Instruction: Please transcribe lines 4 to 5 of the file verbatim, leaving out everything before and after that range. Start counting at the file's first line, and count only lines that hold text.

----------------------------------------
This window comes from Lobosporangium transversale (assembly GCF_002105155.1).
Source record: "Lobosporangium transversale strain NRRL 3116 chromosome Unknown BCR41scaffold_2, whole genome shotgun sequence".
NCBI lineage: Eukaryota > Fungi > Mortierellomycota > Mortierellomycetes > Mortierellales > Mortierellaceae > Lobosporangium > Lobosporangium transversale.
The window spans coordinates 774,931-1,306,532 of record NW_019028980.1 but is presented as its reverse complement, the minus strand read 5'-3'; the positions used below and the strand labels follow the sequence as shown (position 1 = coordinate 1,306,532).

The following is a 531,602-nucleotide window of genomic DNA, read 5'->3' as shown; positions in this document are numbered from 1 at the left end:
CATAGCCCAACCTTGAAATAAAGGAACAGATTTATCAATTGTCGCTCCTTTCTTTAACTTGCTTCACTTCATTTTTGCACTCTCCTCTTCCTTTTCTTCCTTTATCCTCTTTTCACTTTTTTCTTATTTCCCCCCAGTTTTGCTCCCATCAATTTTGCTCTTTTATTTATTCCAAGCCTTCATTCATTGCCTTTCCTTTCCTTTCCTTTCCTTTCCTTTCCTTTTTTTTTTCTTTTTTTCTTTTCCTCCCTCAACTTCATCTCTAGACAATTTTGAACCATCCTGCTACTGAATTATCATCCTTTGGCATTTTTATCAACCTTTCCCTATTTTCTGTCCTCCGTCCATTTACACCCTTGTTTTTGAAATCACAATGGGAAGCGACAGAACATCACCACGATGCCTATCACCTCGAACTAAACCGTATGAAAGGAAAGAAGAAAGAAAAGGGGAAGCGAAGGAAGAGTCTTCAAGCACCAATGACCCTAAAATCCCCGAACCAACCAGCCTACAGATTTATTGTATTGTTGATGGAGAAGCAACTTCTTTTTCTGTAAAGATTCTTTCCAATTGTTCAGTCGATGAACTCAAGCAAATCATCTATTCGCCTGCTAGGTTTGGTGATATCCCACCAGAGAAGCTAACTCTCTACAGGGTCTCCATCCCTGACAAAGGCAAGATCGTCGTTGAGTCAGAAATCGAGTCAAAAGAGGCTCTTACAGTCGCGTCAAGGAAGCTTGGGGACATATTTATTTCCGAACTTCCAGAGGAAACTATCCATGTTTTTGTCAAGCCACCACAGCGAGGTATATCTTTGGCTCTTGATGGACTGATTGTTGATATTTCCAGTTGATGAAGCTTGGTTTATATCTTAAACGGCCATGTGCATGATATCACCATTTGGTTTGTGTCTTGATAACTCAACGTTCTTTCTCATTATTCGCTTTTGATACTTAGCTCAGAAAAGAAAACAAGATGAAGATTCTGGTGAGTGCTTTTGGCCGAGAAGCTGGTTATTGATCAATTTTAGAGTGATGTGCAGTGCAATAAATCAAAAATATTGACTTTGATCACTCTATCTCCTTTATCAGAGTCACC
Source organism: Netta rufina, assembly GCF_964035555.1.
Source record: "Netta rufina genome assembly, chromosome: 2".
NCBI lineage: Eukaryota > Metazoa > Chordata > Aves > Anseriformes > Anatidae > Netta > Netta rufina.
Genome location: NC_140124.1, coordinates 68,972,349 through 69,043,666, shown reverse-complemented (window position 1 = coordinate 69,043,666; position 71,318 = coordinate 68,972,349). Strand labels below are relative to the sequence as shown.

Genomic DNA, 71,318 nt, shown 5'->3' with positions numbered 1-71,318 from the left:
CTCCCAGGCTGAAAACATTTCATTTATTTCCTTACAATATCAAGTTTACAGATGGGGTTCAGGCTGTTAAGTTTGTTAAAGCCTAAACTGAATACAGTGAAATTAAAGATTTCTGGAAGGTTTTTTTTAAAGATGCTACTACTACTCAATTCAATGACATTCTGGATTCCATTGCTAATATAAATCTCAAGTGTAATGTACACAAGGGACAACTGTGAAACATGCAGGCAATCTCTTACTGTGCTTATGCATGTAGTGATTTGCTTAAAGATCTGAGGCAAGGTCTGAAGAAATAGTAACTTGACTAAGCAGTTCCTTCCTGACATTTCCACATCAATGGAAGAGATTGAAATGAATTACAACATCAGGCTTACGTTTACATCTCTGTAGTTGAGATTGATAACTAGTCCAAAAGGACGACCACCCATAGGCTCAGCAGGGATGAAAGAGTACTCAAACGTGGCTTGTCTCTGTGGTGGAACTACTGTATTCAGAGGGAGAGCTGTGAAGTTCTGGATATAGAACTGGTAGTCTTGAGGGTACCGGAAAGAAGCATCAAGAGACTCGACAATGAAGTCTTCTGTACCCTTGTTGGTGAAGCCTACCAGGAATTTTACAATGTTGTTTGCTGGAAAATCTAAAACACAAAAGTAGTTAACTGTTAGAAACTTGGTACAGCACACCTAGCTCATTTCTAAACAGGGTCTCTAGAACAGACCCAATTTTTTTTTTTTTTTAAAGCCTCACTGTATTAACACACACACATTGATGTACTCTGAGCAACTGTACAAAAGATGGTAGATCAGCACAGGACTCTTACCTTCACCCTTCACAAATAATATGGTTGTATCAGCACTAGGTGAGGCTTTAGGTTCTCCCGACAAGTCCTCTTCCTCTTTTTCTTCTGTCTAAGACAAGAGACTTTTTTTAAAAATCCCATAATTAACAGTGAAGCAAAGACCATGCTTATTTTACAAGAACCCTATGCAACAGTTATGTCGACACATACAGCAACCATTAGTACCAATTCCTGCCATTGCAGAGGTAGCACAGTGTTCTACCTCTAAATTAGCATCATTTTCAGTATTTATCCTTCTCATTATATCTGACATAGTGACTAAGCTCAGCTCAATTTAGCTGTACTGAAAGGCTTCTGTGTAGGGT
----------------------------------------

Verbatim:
The window spans coordinates 774,931-1,306,532 of record NW_019028980.1 but is presented as its reverse complement, the minus strand read 5'-3'; the positions used below and the strand labels follow the sequence as shown (position 1 = coordinate 1,306,532).

The following is a 531,602-nucleotide window of genomic DNA, read 5'->3' as shown; positions in this document are numbered from 1 at the left end: